3. The flaws in law enforcement which allow government officials to engage in illegal land leasing or certification, and to distribute licenses to companies without community consultation.
4. The lack of existing policy, institutional and grievance redress mechanisms, resulting in local authorities failing to anticipate and efficiently resolve latent or ongoing conflicts.
To resolve ongoing land-related conflicts, immediate steps must be undertaken to achieve tenure reform, with an emphasis on the following dimensions:
1. Restitution of areas through a robust legal process to local communities and indigenous peoples.
2. The recognition of the rights of indigenous peoples and local communities through the establishment of regions specially managed by them.
3. The establishment of forest areas through the integration of indigenous territories in land use maps and maps produced by the National Land Agency
4. The full and immediate resolution of land disputes, backed by strong and institutionalised policies and grievance redress mechanisms, applicable and accessible respectively to local communities and indigenous peoples.For the original Indonesian sources of this article, please visit (NOTE: The first link contains graphic images - viewer discretion is strongly advised): www.scaleup.or.id/publikasi-akhirthn/Laporan%20Tahunan%20Konflik%20Konflik%20Sumber%20Daya%20Alam%202009_ind.pdfwww.scaleup.or.id/publikasi-akhirthn/Catatan%20Akhir%20Tahun%202008_Scale%20Up.pdf For further information on Scale Up’s work on conflict and land tenure, please visit: www.scaleup.or.id/publikasi-kolom/Merubah%20Konflik%20menjadi%20kemitraan%20sejajar_artikel_IND.pdf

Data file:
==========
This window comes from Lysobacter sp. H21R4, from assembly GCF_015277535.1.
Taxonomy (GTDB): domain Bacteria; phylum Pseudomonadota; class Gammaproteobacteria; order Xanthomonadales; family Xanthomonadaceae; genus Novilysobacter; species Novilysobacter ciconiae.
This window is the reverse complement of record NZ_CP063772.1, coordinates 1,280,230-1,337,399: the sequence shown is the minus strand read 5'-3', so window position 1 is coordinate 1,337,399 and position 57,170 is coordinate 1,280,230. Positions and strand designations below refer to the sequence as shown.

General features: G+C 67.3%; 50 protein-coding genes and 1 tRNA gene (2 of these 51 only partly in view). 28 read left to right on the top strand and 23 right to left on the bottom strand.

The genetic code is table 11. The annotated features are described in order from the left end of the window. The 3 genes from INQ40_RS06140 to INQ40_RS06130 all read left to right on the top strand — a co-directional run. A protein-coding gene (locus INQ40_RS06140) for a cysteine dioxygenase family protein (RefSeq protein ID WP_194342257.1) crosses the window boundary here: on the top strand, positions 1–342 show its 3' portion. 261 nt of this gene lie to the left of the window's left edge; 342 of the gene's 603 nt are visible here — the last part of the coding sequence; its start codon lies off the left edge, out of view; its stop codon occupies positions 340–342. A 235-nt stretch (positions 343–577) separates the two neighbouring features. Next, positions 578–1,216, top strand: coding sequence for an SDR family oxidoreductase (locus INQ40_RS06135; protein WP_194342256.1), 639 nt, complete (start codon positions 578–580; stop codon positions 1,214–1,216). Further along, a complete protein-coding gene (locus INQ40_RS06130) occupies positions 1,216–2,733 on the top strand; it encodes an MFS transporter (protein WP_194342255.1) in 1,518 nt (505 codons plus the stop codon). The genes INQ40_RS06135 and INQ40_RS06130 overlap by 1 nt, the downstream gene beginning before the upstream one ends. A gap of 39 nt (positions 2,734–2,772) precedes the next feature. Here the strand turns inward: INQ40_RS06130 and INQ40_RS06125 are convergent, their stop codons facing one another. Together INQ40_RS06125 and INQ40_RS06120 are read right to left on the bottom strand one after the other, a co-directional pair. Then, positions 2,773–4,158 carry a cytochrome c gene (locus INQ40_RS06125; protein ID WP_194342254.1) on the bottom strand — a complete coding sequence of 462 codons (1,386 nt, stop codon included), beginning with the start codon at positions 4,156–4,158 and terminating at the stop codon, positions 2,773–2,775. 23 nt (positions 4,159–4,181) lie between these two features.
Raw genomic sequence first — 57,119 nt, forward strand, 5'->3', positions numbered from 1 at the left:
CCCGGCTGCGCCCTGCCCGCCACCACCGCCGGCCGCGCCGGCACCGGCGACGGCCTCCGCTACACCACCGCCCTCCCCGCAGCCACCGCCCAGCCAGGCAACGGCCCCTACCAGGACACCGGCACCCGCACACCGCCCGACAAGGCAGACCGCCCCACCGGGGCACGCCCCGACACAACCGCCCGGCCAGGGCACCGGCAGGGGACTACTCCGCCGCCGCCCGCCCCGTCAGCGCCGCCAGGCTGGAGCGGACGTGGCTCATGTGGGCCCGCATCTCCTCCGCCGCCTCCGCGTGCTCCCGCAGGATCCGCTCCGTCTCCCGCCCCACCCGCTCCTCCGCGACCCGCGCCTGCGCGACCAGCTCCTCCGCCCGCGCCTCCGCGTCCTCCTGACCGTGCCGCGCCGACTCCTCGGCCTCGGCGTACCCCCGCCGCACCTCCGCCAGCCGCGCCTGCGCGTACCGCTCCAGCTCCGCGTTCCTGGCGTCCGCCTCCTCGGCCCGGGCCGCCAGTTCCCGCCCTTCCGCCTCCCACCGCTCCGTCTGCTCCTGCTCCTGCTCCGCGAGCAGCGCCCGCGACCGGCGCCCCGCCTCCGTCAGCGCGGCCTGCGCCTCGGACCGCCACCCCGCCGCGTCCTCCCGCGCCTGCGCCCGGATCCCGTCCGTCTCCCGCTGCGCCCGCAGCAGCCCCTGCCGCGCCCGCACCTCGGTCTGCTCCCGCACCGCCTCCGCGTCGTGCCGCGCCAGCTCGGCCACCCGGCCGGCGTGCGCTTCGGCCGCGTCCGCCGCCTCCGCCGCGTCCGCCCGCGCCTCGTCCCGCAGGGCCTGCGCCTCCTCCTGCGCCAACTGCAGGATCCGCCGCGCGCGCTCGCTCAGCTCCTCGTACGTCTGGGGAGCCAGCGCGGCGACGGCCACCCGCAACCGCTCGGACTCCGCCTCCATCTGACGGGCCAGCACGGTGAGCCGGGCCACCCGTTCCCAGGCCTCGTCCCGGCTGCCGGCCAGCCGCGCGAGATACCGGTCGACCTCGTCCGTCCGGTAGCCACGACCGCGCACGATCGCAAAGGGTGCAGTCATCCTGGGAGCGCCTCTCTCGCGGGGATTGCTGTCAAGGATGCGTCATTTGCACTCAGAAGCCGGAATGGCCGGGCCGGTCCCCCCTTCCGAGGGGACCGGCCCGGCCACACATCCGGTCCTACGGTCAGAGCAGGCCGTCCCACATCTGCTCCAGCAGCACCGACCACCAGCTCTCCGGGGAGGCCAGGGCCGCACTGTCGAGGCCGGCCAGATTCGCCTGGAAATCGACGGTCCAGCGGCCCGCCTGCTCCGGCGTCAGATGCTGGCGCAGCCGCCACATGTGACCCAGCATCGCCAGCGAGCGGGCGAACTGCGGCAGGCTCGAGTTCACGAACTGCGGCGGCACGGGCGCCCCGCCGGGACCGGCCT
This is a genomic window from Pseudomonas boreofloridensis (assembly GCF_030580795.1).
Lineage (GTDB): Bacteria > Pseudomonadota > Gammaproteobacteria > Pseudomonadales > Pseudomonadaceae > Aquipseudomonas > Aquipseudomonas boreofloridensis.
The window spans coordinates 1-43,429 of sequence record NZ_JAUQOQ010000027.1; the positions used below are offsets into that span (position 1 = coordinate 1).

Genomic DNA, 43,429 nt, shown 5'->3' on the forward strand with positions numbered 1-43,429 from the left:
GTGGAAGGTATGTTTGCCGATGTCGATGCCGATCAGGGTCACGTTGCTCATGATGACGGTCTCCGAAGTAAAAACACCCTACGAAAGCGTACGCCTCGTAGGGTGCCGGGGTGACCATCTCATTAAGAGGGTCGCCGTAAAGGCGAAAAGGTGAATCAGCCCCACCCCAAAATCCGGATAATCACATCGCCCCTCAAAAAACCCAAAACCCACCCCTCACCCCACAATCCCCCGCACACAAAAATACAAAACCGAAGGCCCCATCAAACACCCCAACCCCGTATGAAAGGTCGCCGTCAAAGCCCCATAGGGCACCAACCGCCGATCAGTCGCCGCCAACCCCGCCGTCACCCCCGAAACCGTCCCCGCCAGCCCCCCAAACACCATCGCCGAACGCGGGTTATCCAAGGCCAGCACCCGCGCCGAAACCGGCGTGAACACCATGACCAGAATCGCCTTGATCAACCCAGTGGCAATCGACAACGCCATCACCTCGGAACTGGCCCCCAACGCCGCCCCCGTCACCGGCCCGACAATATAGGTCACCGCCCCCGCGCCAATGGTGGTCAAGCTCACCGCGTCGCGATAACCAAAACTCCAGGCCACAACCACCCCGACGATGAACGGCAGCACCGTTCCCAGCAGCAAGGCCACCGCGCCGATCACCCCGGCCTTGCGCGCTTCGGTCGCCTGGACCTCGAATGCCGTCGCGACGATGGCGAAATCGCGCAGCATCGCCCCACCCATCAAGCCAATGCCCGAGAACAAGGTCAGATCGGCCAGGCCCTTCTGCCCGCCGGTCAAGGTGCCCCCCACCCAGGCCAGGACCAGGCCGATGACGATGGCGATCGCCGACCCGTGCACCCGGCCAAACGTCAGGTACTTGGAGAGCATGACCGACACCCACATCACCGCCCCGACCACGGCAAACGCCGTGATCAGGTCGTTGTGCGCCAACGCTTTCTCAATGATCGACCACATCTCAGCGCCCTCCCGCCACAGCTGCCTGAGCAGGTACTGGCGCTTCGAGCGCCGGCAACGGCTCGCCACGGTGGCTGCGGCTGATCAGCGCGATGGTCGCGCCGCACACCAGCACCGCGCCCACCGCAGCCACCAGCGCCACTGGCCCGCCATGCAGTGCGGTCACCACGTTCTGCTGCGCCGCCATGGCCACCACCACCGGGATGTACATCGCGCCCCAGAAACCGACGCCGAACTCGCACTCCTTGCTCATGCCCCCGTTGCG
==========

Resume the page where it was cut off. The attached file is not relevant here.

www.scaleup.or.id/publikasi-akhirthn/Laporan%20Tahunan%20Scale%20Up_2010_Final.pdf About the author: Ahmad Zazali is Executive Director of Sustainable Social Development Partnership (Scale Up), an Indonesian NGO that promotes equitable and accountable development through partnerships with civil society, the government and the private sector. In particular, they research social conflict resulting from industrial oil palm plantations, and promote participatory research at the grassroots level, as well as training and capacity-building of local communities. For further information, please visit: www.scaleup.or.id (in Bahasa Indonesia only)